Rene Pierre Allain at Littlejohn
Art in America , September 1996
by Alfred Corn

French-Canadian artist Rene Pierre Allain has lived in New York for more than a decade but his abstractions only began to attract notice here in the early '90's Allain started out as a sculptor, and the wail pieces in his recent show situate themselves in the still disputed territory between sculpture and painting. Nine of the show's 13 works consist of steel panels set in steel frames, several of the latter formed from rectangular tubing. The pieces might qualify as low-relief sculpture in an abstract mode, yet the enclosed panels do function as picture planes, with marks made by scoring and the application of a corrosive substance known in arms manufacture as "gun blue."

Port View no. 1 even veers toward representation - a panoramic impression of an unspecified landfall on some rocky shore, with lighthouse and a small overhanging cloud in the upper left corner. It looks like the plate for an etching; in fact, the figuration is sheer accident - the result of natural corrosion, rather than of brushed-on acid or of gouging with a burin. This work was atypical in the show, but it confirms the sense that Allain's picture planes are arenas for a species of draftsmanship, for the most part abstract, though sometimes suggestive of landscape.

Four of the works continue an earlier mode in Allain's oeuvre, consisting of panels of pigmented plaster built up in layers on a burlap ground, the whole encased in a semi-detached steel frame that leaves the burlap edges of the canvas,, visible. The imagery in these frescoes consists of vertical or horizontal stripes in muted colors against dark gray backgrounds, incidentally recalling the early work of Brice Marden or, perhaps, Sean Scully. But Allain's stripes refer to military decorations and ribbons, just as the steel frames of these pieces suggest armed-focus hardware. Allain's approach to these frames - severe and quasi-industrial - no doubt served as a stepping-stone to his later work, and the military reference is explicitly carried forward in the two of his steel panels t h a t he has labeled "shields." Even the works, industrially perfect facture suggest the inexorable efficiency of contemporary military technology.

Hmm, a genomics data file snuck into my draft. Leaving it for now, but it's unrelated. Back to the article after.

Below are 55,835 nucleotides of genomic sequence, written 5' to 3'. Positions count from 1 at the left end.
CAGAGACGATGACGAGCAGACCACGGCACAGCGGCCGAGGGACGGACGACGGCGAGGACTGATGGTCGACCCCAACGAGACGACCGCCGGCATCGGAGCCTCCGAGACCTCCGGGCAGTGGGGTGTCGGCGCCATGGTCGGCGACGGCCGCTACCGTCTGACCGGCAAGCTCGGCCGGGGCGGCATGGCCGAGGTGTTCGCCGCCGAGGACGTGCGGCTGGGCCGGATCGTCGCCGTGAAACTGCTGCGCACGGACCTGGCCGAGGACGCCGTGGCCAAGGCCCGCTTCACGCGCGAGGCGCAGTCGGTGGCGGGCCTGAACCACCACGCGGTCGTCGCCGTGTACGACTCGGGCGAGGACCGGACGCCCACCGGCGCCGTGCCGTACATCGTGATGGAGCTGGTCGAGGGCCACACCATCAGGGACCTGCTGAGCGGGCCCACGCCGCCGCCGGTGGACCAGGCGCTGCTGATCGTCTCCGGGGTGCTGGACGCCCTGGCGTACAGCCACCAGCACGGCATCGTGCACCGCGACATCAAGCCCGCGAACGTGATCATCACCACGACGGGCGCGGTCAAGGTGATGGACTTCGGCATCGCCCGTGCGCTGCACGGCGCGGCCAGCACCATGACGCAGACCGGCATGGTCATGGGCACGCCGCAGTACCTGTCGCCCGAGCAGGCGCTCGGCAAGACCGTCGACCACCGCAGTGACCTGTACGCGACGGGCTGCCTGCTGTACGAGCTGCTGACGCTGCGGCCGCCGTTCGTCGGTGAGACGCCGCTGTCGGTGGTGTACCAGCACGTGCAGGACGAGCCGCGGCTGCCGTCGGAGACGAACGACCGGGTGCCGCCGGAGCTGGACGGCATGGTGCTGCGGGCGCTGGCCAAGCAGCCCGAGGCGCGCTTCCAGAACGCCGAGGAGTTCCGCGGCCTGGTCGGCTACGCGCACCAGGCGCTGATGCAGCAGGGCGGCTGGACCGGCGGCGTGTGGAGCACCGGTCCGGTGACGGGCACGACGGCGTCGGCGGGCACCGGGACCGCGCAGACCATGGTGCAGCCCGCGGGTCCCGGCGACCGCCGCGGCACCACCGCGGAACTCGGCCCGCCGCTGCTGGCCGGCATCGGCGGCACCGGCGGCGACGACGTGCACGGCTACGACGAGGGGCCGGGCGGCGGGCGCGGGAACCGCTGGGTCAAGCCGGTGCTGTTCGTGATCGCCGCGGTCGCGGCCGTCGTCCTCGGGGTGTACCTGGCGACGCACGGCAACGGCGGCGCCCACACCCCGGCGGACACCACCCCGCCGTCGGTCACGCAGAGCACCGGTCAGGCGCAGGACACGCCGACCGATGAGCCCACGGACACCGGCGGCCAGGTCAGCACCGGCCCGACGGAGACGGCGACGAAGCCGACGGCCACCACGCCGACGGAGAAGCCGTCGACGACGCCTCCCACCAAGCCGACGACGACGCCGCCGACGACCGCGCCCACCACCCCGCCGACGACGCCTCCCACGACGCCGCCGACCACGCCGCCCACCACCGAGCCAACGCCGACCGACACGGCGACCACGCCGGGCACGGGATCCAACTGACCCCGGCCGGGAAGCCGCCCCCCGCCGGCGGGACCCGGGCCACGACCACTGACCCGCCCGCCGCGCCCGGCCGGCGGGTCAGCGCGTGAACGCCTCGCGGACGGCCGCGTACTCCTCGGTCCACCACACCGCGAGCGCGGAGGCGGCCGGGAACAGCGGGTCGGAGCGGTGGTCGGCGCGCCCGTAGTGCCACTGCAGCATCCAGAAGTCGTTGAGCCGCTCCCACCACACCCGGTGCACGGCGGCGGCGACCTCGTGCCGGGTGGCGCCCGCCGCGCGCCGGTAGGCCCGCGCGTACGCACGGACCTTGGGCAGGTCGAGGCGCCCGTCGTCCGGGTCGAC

Yet Allain's visual metaphors resist narrow reading. After all, terms taken from the military lexicon are used in a vast range of human pursuits - from medicine ("invasive" surgery, treatment "protocols") to art ("avant-garde," esthetic "engagement," "blockbuster" show). It is the demeanor of battle in its most general sense that these works invoke, and a mindset that approximates the brute irrefutability of steel.

COPYRIGHT 1996 Brant Publications, Inc